Recent collaboration between the Australian Institute of Landscape Architects and the US-based Sustainable Sites Initiative may prove ‘a game-changer’
The SITES rating tool for green landscape could be the trigger for a shift towards a more integrated and holistic approach, says Catherine Neilson from the Australian Institute of Landscape Architects (AILA).
Writing for the online publication ‘The Fifth Estate’, Neilson notes that over the past decade there has been increasing focus at government and community level on improving the sustainability performance of Australian cities and settlements. ‘A great deal of attention has been paid to how we might best define and monitor progress in this area,’ she writes, ‘and a plethora of tools developed for measuring and rating the sustainability performance of buildings and other hard infrastructure within our cities and towns.’
Yet previous research conducted by the AILA in partnership with the International Federation of Landscape Architects and CSIRO (the Commonwealth Scienctific and Industrial Research Organisation), has identified significant gaps in the scope and capacity of existing sustainability assessment tools, Neilson claims.
‘Despite the fact that the urban landscapes in and around our cities can amount to 60 per cent of the total urban area, concerns have been raised regarding the extremely poor capacity within most existing tools for appropriately measuring urban environmental quality or green infrastructure performance as a key component of overall urban sustainability.’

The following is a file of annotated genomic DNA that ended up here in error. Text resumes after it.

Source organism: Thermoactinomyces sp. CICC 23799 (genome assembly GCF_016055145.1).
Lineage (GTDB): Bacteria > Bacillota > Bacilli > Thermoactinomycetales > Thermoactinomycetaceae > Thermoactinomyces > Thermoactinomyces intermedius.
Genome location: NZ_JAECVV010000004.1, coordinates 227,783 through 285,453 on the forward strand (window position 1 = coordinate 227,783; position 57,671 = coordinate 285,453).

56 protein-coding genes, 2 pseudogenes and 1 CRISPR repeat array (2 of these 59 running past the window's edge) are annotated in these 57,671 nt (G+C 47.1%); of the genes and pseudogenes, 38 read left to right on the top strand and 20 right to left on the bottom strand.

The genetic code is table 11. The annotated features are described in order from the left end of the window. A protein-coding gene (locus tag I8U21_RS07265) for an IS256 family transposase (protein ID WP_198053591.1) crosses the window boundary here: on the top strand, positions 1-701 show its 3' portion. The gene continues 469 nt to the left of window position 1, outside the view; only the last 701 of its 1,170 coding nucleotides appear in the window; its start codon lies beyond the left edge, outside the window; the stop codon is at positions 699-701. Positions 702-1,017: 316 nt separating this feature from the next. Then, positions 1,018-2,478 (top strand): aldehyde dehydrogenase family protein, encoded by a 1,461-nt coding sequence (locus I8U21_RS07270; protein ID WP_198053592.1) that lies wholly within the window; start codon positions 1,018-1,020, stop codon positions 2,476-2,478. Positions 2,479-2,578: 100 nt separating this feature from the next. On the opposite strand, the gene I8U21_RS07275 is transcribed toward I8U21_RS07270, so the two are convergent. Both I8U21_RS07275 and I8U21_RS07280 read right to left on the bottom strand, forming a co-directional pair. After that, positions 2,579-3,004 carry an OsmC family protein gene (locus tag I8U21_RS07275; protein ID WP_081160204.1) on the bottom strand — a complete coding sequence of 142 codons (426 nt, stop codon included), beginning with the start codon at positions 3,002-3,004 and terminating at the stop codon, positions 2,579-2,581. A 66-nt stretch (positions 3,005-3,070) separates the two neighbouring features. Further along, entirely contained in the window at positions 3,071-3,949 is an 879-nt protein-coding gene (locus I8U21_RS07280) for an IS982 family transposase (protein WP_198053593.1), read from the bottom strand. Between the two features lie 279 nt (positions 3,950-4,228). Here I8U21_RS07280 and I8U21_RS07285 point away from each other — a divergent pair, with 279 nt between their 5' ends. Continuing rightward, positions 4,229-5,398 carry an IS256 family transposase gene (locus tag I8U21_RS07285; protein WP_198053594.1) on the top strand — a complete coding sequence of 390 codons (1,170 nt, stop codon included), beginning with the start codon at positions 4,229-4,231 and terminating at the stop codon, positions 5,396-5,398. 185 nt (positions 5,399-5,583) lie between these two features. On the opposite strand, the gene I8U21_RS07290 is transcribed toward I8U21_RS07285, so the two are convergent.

Neilson writes: ‘We can no longer afford to ignore this deficiency. The landscapes that surround us and provide the backdrop to our daily lives are our primary life support system. More than half of the world’s wild places are now gone forever, and over 50 per cent of the global population now live in cities.’
Over the coming decade, she argues, ‘urgent reform in the way we plan and design our urban environments will be crucial in reversing the dangerously declining levels of biodiversity and landscape quality worldwide before the trend becomes unstoppable’.
One of the key findings of The State of Australian Cities 2012 report, Neilson writes, was that ‘the proper management of natural systems and green infrastructure can make major contributions to the sustainability and liveability of our cities, including the strategic role of sustainable landscape design in improved climate adaptation outcomes. Yet to date there are no agreed guidelines or tools for defining and measuring“proper” management of our urban landscapes, much less goals and targets to conserve and enhance this critical regenerative asset base for current and future generations.
‘The Sustainable Sites Initiative is set to change all that.’